In his book the ‘Singularity Is Near’, Kurzweil suggests that the progress of the entire 20th century would have been achieved in only 20 years at the rate of progress in the year 2000. It means that in 2000 the rate of progress was 5 times faster than the overall progress during the 20th century.
He explains that another 20th century’s worth of progress happened between 2000 and 2014 and that another 20th century’s worth of progress will happen by 2021, in only seven years. In a bit more than 10 years time, the 20th century’s worth of progress will happen multiple times in the same year. And all of this can be explained by to the Law of Accelerating Returns
To give you an idea of what the future will be, I would like to show you the drawing by Tim Urban below which gives you an idea of the ride we are about to go on! ( AI Revolution, Road to the Super Intelligence; Waitbutwhy.com)
Haven’t you noticed that all new technology is growing so much faster than the previous one? Let’s compare the TVs to smartphones for instance. It took over 80 years for the TV to arrive at what it is today.
Smartphones, on the other hand, were launched around 2005. A few years later, they are used by billions of people worldwide and have replaced hundreds of everyday items in our lives.
Did you know that your smartphone today has more computing power than all the Nasa computers had when they sent the first Apollo mission to the moon in 1969?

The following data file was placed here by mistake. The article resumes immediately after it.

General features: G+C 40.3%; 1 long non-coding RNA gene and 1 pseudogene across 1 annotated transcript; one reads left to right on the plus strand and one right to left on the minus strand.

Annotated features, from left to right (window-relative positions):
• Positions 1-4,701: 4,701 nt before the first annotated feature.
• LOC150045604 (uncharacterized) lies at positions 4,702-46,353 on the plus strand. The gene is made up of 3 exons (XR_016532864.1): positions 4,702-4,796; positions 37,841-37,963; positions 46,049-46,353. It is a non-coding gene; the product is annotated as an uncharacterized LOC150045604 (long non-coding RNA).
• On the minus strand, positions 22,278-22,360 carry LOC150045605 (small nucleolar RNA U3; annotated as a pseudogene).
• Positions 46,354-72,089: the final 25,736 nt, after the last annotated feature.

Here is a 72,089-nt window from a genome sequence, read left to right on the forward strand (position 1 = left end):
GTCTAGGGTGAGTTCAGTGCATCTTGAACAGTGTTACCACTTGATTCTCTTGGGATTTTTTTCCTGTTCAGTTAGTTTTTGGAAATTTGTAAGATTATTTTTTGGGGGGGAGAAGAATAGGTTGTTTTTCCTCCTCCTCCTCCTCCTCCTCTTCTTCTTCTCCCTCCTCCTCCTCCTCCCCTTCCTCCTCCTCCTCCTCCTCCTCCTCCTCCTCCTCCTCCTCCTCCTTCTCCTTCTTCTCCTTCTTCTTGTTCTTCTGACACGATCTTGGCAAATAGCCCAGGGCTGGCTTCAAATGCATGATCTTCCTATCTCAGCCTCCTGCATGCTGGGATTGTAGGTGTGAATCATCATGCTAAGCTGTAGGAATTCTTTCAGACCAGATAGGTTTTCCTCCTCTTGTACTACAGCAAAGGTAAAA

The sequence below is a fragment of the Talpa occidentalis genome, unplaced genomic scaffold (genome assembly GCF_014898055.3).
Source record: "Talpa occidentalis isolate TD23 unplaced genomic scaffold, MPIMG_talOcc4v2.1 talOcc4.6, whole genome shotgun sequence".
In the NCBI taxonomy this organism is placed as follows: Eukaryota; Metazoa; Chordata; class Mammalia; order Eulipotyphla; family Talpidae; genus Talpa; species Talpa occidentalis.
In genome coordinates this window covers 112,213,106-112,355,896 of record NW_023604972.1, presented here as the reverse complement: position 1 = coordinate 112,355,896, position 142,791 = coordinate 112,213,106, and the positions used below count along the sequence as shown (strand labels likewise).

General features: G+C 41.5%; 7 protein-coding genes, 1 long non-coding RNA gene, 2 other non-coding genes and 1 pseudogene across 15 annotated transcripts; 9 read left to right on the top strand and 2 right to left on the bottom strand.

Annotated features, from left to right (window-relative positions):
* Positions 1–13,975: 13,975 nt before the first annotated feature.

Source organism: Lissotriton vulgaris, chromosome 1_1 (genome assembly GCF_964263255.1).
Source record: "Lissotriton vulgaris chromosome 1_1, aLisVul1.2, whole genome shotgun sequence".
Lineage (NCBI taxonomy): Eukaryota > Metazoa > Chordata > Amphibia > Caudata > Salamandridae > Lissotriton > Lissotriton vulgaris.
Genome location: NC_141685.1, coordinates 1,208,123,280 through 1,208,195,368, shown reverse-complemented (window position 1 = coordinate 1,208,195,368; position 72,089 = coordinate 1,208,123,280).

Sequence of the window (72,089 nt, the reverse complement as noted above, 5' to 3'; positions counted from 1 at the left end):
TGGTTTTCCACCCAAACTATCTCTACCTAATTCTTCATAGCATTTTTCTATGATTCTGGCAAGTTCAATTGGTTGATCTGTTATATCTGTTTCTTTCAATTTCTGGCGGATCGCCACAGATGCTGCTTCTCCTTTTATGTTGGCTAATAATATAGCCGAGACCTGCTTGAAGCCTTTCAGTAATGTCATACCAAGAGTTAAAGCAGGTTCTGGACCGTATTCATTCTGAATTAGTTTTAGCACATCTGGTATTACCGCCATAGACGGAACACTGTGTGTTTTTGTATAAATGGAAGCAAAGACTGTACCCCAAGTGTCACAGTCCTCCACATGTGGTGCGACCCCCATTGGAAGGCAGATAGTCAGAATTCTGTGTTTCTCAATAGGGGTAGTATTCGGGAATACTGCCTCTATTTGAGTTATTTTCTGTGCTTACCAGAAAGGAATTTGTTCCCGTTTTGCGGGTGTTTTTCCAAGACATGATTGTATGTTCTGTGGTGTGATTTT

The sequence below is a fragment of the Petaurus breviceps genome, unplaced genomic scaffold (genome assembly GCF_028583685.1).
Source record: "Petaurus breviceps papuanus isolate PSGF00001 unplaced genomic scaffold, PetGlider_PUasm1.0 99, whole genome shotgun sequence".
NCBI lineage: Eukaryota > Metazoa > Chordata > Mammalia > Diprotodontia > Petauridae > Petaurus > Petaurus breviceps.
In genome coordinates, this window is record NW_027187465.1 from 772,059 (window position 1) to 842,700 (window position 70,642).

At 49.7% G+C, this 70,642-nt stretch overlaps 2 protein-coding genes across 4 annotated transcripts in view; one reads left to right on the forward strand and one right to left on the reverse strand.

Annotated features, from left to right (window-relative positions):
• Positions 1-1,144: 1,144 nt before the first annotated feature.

Let’s try to analyze the potential challenges that our industry is facing.
1. The trend
A few days ago, I did some research on Google trend. I wanted to see the popularity of the term boating over the last 10 years and noticed a consistent steady decline.
So why is the general population less interested in boating?
Two months ago, I was talking to an executive at one of the top boat builders in the world. I asked him who their biggest competitor was. Surprisingly, he didn’t mention another boat builder. He said that their biggest competitor was all the possibilities offered to the general public nowadays like travel, entertainment, technology, etc.
We have never lived in a world with so many distractions. Everybody is constantly connected and wired with tons of information and entertainment.
When I was young, I remember sometimes being bored, so I planned some activities with my friends like fishing or boating on our little boat. Our new generation is not bored anymore, they are constantly connected to social media, smartphones, apps, Internet, etc.
Have you ever heard of the website ‘Virtual Regatta’?
They have 1 million players. Those guys spend days and nights virtually sailing on their computer. A few years ago, they would have gone to the sailing club, but times have changed, and people find more pleasure and interest online.
2. The economic climate
Boat sales are ultimately correlated to the job market.
Have you ever heard of the term technological unemployment?
I was reading an article a few month ago where Bill Gates warned the general public of the imminent dangers of technological unemployment. Several studies, like the one conducted by the Martin School of Business, predicts that 48% of current jobs will be lost in the next 15 years due to technological unemployment.
If you think that outsourcing services and productions to developing countries were already bad for your business, get ready for another roller coaster ride. Even developing countries will face unemployment waves. Imagine the impact that 3D printing could have on China when the majority of goods will be locally produced again. Or the impact in India or the Philippines when the majority of the call centre jobs will be replaced with Artificial Intelligence software.
More and more corporations keep replacing jobs with machines. Here is an article I just read yesterday about Mc Donald’s hiring 7000 new cashiers, but they are not the typical employees, they are automated ones.
Technological unemployment is not the only reason for massive changes in our economy.